N Korea launches mobile 'internet' | News | Al Jazeera

N Korea launches mobile 'internet'

Limited service allows users to browse single portal showing news from state media.

    North Korea is one of the few countries where internet access is virtually non-existent [GALLO/GETTY]

    At the time of launch Orascom said it planned to invest about $400m in the North Korean mobile network, beginning in the capital, Pyongyang, and rolling out the service across the country.

    The service is restricted to government approved customers with handsets costing around $700 each, putting them well beyond the reach of all but a very few North Koreans.

    According to recent reports the number of subscribers to the new service had hit 20,000 by the end of March, and was continuing to grow.

    'Black hole'

    North Korea is one of the few countries in the world where internet access is virtually non-existent.

    Reporters Without Borders, the Paris-based anti-censorship body, has dubbed North Korea the world's number one "internet black hole".

    The country's designated domain suffix ".kp" is largely unused, although a handful of senior officials and government departments are believed to have internet access via a pipeline into China.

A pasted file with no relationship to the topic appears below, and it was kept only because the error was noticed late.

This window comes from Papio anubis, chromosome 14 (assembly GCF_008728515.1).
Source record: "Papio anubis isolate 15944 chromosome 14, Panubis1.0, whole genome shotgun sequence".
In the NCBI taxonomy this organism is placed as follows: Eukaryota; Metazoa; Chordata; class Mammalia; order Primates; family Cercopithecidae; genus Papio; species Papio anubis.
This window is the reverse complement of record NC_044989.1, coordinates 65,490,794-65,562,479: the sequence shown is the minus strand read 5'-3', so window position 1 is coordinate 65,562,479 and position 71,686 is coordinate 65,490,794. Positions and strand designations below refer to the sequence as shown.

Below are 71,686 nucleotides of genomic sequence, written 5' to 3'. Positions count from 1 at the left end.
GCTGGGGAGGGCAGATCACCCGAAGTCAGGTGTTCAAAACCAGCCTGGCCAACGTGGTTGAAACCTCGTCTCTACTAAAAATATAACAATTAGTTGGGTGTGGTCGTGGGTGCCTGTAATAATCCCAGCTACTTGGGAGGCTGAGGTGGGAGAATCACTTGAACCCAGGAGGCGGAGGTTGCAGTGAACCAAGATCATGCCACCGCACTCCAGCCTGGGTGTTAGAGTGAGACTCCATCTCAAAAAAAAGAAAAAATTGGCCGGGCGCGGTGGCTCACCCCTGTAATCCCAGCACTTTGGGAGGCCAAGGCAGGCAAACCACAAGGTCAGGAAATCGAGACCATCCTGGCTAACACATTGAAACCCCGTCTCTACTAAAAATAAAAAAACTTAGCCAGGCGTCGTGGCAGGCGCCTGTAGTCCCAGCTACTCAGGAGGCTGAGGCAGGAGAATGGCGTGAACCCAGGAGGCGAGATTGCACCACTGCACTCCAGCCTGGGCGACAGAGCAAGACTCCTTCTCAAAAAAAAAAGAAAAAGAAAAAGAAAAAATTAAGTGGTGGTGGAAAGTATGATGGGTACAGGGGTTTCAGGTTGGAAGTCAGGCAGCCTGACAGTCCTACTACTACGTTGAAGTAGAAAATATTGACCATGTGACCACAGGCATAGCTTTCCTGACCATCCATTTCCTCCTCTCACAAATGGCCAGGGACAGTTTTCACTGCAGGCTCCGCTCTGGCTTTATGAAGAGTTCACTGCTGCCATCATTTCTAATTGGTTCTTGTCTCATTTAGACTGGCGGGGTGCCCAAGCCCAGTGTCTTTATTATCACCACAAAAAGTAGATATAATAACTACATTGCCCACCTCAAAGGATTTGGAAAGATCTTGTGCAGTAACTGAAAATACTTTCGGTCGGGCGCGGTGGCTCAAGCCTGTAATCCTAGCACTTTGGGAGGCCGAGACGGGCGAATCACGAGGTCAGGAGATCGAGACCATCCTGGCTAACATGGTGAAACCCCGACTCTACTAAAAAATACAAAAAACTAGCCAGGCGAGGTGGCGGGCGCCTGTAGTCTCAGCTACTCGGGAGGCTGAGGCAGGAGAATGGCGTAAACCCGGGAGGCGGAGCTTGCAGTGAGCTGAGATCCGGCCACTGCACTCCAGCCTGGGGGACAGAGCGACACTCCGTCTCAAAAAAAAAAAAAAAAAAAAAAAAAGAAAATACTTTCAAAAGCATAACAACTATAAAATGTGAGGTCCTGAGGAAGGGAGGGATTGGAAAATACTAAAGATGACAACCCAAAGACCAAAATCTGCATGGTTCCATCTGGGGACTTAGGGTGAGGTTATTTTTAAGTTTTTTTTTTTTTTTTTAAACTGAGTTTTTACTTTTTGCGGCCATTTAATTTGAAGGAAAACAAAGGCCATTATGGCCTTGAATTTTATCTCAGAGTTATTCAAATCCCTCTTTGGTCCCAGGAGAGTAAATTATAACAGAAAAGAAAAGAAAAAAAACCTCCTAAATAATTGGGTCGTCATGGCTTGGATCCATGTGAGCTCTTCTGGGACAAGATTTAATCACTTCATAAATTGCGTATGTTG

Kim Jong-il, the North Korean leader, is believed to frequently browse the web through his own connection.

    SOURCE: Agencies


    Interactive: Coding like a girl

    Interactive: Coding like a girl

    What obstacles do young women in technology have to overcome to achieve their dreams? Play this retro game to find out.

    The State of Lebanon

    The State of Lebanon

    Amid deepening regional rivalries what does the future hold for Lebanon's long established political dynasties?

    Exploited, hated, killed: The lives of African fruit pickers

    Exploited, hated, killed: Italy's African fruit pickers

    Thousands of Africans pick fruit and vegetables for a pittance as supermarkets profit, and face violent abuse.